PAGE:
The government on Friday approved a grant of Rs25 billion to partially ease the financial woes of Pakistan State Oil (PSO) amid the opposition’s warning that it would reverse all the decisions taken after the submission of no-confidence motion once it formed a new government.
The Economic Coordination Committee (ECC), which continued to hold its meetings while ignoring the current political turmoil and the apparent lack of government majority in the National Assembly, approved another Rs25 billion in supplementary grant. It has brought the total cost of decisions taken by the ECC since March 7, 2022 to roughly Rs907 billion.
Opposition parties have submitted a no-confidence motion against Prime Minister Imran Khan and voting is likely to take place on Sunday. Ahsan Iqbal, former planning minister and Secretary General of the Pakistan Muslim League-Nawaz (PMLN), tweeted on Friday that “any appointment, seniorlevel transfer and posting or allocation of funds, approval of schemes done after moving of no-confidence will be revisited and bureaucrats facilitating such illegal and unethical measures will be held accountable”.
Interestingly, the Ministry of Planning has also scheduled a meeting of the Central Development Working Party on Monday – a day after the voting on the no-confidence motion – to approve new development schemes. The ECC approved Rs25 billion in supplementary grant against the urgent request of Rs50 billion. The request was made to ensure smooth supplies of LNG and oil, as PSO’s receivables had jumped to Rs456 billion as of early March.
PSO supplied re-gasified liquefied natural gas (RLNG) to Sui Northern Gas Pipelines Limited (SNGPL) from July 2021 to February 2022 worth Rs380 billion and received only Rs266 billion and is facing a shortfall of Rs114 billion, according to the Petroleum Division. It added that the instant liquidity requirement of PSO was Rs50 billion. PSO may be required to import additional cargoes that will have a direct impact on its financial and funding capacity, which will be highly compromised due to a steep rise in cargo value, which may increase from Rs8 billion per cargo in the last quarter to Rs14 billion, according to the Petroleum Division.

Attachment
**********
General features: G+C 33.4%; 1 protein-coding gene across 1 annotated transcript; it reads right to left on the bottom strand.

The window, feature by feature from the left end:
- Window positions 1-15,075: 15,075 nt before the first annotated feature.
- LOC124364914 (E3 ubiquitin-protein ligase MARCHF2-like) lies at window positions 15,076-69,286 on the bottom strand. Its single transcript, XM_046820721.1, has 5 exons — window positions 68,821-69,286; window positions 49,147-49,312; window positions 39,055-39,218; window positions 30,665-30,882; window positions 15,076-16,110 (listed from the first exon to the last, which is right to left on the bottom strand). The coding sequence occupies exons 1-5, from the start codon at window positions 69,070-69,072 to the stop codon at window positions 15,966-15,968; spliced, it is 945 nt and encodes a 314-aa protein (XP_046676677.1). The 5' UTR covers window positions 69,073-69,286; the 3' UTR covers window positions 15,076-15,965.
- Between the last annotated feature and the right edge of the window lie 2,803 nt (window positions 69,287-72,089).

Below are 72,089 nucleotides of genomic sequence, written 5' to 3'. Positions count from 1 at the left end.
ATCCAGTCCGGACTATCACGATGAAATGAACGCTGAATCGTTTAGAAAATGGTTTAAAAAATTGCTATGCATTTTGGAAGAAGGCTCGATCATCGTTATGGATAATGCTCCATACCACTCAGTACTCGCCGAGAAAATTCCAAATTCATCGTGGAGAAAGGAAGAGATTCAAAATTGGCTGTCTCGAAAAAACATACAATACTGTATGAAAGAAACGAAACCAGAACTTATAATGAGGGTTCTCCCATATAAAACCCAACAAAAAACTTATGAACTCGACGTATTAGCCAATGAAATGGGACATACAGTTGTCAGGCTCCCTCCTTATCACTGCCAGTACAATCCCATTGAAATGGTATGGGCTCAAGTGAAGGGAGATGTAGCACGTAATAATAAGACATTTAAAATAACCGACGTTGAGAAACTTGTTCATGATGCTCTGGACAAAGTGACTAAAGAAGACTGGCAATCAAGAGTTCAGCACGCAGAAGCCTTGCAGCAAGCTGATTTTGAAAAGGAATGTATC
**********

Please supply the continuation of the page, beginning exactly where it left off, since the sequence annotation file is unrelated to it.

The ECC was informed that the selling of petroleum products at the subsidised price in the domestic market would also have an adverse impact on the liquidity requirement of PSO from March 2022 to June 2022. Out of almost 4,000 mmcfd of gas injected into the economy, 2,800 mmcfd is domestic gas whereas the remaining is imported LNG. PSO has massive commercial exposure.
Delayed payments from the power sector, subsidised RLNG supplies to the zero-rated sector and RLNG diversion to the domestic sector at substantially low prices are the major contributing factors to the circular debt and they are making PSO financially vulnerable. An analysis of pricing trend of the imported LNG reveals that an average cargo has been priced at Rs11 billion instead of Rs7 billion in the last quarter due to the volatility driven by abnormal supply-demand conditions coupled with the geopolitical situation.
The ECC deferred decision on approving another Rs26.6 billion in subsidy for providing electricity and gas at subsidised rates to the exporters, mainly the textile sector. The Petroleum Division had estimated subsidy requirement of Rs26.6 billion for the period November 2021 to June 2022. The division had sought Rs9.5 billion for clearing the outstanding claims for gas and RLNG supply to the export sector and Rs17 billion to cover the projected subsidy claims from March 2022 to June 2022.
The ECC also deferred decision on a summary moved by the energy ministry to seek subsidy for the oil marketing companies. But it approved Rs828 million worth of supplementary grant in favour of the Ministry of Information Technology and Telecommunication for the Special Communication Organisation.
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